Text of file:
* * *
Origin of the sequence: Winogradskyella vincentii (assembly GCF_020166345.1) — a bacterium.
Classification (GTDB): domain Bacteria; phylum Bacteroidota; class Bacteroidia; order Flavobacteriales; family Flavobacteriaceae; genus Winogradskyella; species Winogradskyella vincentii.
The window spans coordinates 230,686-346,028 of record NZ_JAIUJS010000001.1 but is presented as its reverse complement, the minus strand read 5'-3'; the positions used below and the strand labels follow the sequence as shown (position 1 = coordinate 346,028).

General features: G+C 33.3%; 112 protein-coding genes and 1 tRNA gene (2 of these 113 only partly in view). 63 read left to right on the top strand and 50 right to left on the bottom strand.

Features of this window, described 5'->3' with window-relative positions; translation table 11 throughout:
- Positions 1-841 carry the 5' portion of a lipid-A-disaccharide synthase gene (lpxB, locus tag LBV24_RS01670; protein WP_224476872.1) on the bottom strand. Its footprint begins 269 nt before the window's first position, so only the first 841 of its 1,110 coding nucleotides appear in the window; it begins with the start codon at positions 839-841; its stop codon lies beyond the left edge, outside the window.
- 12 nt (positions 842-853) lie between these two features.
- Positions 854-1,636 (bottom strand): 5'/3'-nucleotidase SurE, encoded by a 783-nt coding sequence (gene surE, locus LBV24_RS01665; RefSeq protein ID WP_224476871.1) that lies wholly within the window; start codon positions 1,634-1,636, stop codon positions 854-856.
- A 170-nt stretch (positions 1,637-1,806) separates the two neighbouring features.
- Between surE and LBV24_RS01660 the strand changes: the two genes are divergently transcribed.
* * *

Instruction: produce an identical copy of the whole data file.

Origin of the sequence: Winogradskyella vincentii (assembly GCF_020166345.1) — a bacterium.
Classification (GTDB): domain Bacteria; phylum Bacteroidota; class Bacteroidia; order Flavobacteriales; family Flavobacteriaceae; genus Winogradskyella; species Winogradskyella vincentii.
The window spans coordinates 230,686-346,028 of record NZ_JAIUJS010000001.1 but is presented as its reverse complement, the minus strand read 5'-3'; the positions used below and the strand labels follow the sequence as shown (position 1 = coordinate 346,028).

General features: G+C 33.3%; 112 protein-coding genes and 1 tRNA gene (2 of these 113 only partly in view). 63 read left to right on the top strand and 50 right to left on the bottom strand.

Features of this window, described 5'->3' with window-relative positions; translation table 11 throughout:
- Positions 1-841 carry the 5' portion of a lipid-A-disaccharide synthase gene (lpxB, locus tag LBV24_RS01670; protein WP_224476872.1) on the bottom strand. Its footprint begins 269 nt before the window's first position, so only the first 841 of its 1,110 coding nucleotides appear in the window; it begins with the start codon at positions 839-841; its stop codon lies beyond the left edge, outside the window.
- 12 nt (positions 842-853) lie between these two features.
- Positions 854-1,636 (bottom strand): 5'/3'-nucleotidase SurE, encoded by a 783-nt coding sequence (gene surE, locus LBV24_RS01665; RefSeq protein ID WP_224476871.1) that lies wholly within the window; start codon positions 1,634-1,636, stop codon positions 854-856.
- A 170-nt stretch (positions 1,637-1,806) separates the two neighbouring features.
- Between surE and LBV24_RS01660 the strand changes: the two genes are divergently transcribed.